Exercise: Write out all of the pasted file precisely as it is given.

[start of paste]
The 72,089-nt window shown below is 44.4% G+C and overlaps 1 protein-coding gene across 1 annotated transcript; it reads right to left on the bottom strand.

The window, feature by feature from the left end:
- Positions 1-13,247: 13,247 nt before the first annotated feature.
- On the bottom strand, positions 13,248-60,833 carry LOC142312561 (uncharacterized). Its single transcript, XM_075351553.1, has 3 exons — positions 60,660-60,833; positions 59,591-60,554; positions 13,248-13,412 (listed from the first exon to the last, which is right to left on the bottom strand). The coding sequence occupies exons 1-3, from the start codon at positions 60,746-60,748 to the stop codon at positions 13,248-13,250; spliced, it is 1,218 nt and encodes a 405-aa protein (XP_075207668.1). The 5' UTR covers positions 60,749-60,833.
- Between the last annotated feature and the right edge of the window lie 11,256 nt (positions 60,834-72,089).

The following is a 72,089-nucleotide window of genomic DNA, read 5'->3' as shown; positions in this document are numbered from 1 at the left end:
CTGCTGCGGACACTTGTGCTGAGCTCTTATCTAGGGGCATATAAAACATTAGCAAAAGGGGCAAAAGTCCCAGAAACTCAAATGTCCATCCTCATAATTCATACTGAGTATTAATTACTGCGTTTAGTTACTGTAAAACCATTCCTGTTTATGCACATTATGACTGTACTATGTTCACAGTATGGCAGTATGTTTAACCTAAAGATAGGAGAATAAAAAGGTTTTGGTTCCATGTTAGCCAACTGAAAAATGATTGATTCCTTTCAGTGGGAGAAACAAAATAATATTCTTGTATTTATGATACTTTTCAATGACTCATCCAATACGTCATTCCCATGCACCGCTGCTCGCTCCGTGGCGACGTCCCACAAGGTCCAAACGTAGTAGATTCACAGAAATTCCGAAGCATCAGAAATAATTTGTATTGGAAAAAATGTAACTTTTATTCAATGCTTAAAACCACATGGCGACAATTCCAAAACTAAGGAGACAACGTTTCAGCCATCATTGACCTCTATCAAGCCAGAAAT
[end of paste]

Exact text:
The 72,089-nt window shown below is 44.4% G+C and overlaps 1 protein-coding gene across 1 annotated transcript; it reads right to left on the bottom strand.

The window, feature by feature from the left end:
- Positions 1-13,247: 13,247 nt before the first annotated feature.
- On the bottom strand, positions 13,248-60,833 carry LOC142312561 (uncharacterized). Its single transcript, XM_075351553.1, has 3 exons — positions 60,660-60,833; positions 59,591-60,554; positions 13,248-13,412 (listed from the first exon to the last, which is right to left on the bottom strand). The coding sequence occupies exons 1-3, from the start codon at positions 60,746-60,748 to the stop codon at positions 13,248-13,250; spliced, it is 1,218 nt and encodes a 405-aa protein (XP_075207668.1). The 5' UTR covers positions 60,749-60,833.
- Between the last annotated feature and the right edge of the window lie 11,256 nt (positions 60,834-72,089).

The following is a 72,089-nucleotide window of genomic DNA, read 5'->3' as shown; positions in this document are numbered from 1 at the left end:
CTGCTGCGGACACTTGTGCTGAGCTCTTATCTAGGGGCATATAAAACATTAGCAAAAGGGGCAAAAGTCCCAGAAACTCAAATGTCCATCCTCATAATTCATACTGAGTATTAATTACTGCGTTTAGTTACTGTAAAACCATTCCTGTTTATGCACATTATGACTGTACTATGTTCACAGTATGGCAGTATGTTTAACCTAAAGATAGGAGAATAAAAAGGTTTTGGTTCCATGTTAGCCAACTGAAAAATGATTGATTCCTTTCAGTGGGAGAAACAAAATAATATTCTTGTATTTATGATACTTTTCAATGACTCATCCAATACGTCATTCCCATGCACCGCTGCTCGCTCCGTGGCGACGTCCCACAAGGTCCAAACGTAGTAGATTCACAGAAATTCCGAAGCATCAGAAATAATTTGTATTGGAAAAAATGTAACTTTTATTCAATGCTTAAAACCACATGGCGACAATTCCAAAACTAAGGAGACAACGTTTCAGCCATCATTGACCTCTATCAAGCCAGAAAT